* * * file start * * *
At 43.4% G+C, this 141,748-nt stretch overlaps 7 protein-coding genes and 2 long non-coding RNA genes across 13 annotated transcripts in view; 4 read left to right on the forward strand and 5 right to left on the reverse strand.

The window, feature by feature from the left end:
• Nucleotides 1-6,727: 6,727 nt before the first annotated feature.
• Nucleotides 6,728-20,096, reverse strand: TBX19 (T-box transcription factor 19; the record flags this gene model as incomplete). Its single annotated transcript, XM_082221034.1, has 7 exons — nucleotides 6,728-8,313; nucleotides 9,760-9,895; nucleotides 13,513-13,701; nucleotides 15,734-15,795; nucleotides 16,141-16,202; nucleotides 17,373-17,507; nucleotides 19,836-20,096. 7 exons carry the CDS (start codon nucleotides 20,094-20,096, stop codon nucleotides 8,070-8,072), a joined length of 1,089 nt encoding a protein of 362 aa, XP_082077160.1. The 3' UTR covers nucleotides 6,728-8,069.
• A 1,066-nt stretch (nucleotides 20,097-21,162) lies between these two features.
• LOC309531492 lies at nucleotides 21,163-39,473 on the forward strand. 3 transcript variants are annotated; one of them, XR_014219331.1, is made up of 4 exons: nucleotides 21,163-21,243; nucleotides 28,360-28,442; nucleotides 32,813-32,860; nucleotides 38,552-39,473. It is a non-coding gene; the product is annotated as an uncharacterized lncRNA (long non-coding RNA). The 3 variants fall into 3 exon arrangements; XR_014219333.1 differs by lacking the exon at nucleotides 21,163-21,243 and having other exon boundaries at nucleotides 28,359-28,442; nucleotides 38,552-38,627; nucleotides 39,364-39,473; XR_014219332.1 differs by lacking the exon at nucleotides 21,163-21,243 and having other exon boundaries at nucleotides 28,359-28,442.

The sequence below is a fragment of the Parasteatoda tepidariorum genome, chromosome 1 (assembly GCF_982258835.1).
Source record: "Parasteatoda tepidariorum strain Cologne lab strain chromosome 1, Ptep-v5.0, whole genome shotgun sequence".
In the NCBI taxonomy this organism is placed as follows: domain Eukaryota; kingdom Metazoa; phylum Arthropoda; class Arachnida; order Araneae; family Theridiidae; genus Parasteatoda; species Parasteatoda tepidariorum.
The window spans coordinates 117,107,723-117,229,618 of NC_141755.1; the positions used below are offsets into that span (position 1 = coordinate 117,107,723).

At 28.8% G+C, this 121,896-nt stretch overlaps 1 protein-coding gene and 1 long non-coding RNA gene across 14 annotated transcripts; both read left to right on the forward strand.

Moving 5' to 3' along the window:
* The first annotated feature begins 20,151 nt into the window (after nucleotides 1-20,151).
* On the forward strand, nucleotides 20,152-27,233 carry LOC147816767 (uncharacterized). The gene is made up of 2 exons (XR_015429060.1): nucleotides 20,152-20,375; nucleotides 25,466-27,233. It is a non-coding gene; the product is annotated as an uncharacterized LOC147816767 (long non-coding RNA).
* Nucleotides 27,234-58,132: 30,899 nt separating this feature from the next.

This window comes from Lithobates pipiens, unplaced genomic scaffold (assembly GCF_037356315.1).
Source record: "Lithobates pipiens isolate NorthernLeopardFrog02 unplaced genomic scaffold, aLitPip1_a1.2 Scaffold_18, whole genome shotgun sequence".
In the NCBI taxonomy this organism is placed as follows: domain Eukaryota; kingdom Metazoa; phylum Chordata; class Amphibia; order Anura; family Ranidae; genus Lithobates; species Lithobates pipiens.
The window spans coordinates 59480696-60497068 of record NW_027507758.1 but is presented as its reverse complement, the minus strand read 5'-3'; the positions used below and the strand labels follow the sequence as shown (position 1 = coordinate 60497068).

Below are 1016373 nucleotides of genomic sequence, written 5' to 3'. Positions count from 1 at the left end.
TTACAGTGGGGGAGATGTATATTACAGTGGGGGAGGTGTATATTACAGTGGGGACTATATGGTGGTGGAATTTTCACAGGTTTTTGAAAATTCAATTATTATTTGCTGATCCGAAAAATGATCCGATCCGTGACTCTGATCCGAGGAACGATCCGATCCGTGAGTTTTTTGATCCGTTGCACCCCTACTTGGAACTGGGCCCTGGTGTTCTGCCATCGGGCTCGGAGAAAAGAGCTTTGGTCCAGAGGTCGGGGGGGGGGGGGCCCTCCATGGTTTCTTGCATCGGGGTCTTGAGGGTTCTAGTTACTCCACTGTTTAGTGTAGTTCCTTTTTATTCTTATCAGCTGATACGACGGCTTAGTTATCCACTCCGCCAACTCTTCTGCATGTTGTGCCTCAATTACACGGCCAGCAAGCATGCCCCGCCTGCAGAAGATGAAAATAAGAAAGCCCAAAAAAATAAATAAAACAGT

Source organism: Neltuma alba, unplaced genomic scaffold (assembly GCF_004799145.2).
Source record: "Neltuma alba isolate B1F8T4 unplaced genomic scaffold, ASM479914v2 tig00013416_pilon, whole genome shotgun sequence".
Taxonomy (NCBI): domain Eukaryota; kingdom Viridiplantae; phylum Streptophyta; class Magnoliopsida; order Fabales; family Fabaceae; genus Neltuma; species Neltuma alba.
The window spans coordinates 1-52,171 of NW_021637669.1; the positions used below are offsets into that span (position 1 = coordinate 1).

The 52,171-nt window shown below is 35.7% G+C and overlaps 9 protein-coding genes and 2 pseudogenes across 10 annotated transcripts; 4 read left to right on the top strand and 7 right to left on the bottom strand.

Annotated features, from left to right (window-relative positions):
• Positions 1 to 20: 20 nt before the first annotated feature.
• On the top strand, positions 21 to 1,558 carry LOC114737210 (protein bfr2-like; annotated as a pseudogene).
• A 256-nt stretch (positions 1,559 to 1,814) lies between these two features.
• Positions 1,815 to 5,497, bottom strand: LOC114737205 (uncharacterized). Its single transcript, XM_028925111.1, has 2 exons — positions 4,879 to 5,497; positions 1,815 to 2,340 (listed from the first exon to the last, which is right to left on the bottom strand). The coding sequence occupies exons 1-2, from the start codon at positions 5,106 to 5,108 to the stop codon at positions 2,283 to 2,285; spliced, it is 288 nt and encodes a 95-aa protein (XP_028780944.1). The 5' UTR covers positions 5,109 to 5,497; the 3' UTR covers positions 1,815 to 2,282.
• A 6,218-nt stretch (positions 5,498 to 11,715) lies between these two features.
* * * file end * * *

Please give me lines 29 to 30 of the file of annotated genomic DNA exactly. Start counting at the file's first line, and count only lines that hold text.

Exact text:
• On the top strand, positions 21 to 1,558 carry LOC114737210 (protein bfr2-like; annotated as a pseudogene).
• A 256-nt stretch (positions 1,559 to 1,814) lies between these two features.